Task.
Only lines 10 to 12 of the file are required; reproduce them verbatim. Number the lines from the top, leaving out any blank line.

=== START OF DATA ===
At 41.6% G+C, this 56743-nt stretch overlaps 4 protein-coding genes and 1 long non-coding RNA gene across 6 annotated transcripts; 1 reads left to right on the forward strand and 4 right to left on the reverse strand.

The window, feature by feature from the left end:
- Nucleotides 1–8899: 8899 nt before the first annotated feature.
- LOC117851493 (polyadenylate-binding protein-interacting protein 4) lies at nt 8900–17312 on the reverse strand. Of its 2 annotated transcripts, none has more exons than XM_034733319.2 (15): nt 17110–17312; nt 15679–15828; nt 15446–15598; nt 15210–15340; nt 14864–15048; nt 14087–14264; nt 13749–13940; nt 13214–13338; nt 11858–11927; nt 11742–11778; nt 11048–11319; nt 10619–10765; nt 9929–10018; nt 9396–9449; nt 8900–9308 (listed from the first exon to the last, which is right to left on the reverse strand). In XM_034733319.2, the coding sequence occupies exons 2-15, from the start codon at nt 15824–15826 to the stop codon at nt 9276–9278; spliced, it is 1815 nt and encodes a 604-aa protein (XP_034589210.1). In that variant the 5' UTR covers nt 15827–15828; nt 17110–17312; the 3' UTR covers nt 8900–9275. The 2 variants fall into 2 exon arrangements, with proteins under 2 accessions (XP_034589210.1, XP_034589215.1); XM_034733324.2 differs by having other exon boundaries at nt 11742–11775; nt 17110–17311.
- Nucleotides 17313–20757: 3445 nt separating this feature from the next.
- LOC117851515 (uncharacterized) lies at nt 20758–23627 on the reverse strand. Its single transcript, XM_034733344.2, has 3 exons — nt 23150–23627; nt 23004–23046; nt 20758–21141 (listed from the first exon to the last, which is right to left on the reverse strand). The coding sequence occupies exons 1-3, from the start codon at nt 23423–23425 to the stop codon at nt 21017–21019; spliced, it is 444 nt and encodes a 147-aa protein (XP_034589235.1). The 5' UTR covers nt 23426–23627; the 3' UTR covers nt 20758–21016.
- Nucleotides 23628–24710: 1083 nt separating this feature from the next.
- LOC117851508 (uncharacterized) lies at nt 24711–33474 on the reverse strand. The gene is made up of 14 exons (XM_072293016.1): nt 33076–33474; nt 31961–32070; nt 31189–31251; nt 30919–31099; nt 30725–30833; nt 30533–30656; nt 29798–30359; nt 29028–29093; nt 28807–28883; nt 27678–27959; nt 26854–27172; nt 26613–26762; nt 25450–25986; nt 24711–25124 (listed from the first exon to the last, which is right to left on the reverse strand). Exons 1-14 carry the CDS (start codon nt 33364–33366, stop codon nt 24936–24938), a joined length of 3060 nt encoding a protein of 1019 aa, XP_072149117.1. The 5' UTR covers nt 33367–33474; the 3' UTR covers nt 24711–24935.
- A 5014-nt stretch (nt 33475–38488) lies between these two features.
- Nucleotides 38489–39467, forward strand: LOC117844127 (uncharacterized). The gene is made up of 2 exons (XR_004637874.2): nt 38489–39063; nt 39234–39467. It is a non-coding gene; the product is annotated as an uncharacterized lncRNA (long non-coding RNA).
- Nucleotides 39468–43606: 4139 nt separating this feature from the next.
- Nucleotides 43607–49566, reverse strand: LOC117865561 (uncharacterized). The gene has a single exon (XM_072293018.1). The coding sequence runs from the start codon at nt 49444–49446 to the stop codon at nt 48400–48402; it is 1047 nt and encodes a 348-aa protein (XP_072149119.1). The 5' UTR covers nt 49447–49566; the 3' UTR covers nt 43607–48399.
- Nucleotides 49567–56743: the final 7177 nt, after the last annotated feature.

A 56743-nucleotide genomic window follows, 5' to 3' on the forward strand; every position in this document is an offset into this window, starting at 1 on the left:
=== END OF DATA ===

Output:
- Nucleotides 38489–39467, forward strand: LOC117844127 (uncharacterized). The gene is made up of 2 exons (XR_004637874.2): nt 38489–39063; nt 39234–39467. It is a non-coding gene; the product is annotated as an uncharacterized lncRNA (long non-coding RNA).
- Nucleotides 39468–43606: 4139 nt separating this feature from the next.
- Nucleotides 43607–49566, reverse strand: LOC117865561 (uncharacterized). The gene has a single exon (XM_072293018.1). The coding sequence runs from the start codon at nt 49444–49446 to the stop codon at nt 48400–48402; it is 1047 nt and encodes a 348-aa protein (XP_072149119.1). The 5' UTR covers nt 49447–49566; the 3' UTR covers nt 43607–48399.